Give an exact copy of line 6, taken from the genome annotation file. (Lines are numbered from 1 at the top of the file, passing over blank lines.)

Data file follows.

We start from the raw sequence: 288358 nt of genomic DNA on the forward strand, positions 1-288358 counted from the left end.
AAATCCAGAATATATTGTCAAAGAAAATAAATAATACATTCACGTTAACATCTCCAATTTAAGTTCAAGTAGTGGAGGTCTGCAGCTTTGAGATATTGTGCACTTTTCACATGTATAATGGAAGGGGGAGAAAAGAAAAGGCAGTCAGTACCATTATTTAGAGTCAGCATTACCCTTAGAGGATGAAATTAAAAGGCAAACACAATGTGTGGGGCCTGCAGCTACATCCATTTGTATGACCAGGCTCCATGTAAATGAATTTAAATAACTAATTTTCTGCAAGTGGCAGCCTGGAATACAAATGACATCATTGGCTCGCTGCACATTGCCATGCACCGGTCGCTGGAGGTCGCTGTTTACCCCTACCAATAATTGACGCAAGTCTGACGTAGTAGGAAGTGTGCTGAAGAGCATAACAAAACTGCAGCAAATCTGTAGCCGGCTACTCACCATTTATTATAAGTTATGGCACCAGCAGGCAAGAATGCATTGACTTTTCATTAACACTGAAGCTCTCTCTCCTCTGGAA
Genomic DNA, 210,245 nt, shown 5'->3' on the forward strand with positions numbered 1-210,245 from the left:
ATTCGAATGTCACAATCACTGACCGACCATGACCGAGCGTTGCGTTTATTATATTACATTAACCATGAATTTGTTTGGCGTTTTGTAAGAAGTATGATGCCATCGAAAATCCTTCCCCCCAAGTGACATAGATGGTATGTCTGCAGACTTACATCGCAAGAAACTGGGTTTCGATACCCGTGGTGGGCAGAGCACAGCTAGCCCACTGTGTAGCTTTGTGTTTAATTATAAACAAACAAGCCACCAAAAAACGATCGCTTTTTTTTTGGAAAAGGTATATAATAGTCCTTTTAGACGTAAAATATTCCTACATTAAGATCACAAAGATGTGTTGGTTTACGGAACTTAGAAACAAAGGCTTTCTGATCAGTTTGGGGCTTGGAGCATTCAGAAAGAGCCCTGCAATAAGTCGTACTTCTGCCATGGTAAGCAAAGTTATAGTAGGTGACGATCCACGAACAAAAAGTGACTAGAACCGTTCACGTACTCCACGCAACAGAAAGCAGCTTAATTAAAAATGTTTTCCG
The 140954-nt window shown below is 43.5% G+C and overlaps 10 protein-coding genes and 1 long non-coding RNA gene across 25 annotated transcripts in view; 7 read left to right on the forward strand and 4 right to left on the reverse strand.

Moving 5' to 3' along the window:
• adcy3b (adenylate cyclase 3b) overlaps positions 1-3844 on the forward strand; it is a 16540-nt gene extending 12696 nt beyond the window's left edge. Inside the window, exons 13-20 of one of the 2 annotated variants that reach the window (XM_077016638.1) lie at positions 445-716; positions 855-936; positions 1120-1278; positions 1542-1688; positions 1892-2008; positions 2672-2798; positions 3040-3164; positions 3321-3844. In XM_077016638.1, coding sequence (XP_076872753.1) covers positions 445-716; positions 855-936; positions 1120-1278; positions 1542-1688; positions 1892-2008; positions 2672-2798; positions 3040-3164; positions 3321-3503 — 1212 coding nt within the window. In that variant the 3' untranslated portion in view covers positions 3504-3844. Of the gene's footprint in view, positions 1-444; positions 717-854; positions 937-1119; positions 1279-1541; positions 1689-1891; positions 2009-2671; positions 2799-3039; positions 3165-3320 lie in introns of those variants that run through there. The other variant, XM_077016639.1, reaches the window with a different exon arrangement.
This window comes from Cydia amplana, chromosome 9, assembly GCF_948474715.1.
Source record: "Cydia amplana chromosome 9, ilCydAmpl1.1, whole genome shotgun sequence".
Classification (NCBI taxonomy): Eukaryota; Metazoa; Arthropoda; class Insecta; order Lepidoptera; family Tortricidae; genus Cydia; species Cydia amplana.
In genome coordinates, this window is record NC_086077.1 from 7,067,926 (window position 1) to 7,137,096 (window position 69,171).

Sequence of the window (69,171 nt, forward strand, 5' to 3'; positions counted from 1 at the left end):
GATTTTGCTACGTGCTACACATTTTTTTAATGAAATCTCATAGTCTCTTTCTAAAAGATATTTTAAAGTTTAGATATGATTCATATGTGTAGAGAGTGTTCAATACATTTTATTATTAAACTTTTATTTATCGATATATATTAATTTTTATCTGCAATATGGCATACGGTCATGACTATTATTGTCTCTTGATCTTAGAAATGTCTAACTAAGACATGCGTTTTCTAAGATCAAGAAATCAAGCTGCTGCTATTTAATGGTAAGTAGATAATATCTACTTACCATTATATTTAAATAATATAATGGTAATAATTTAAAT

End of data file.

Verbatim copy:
Moving 5' to 3' along the window: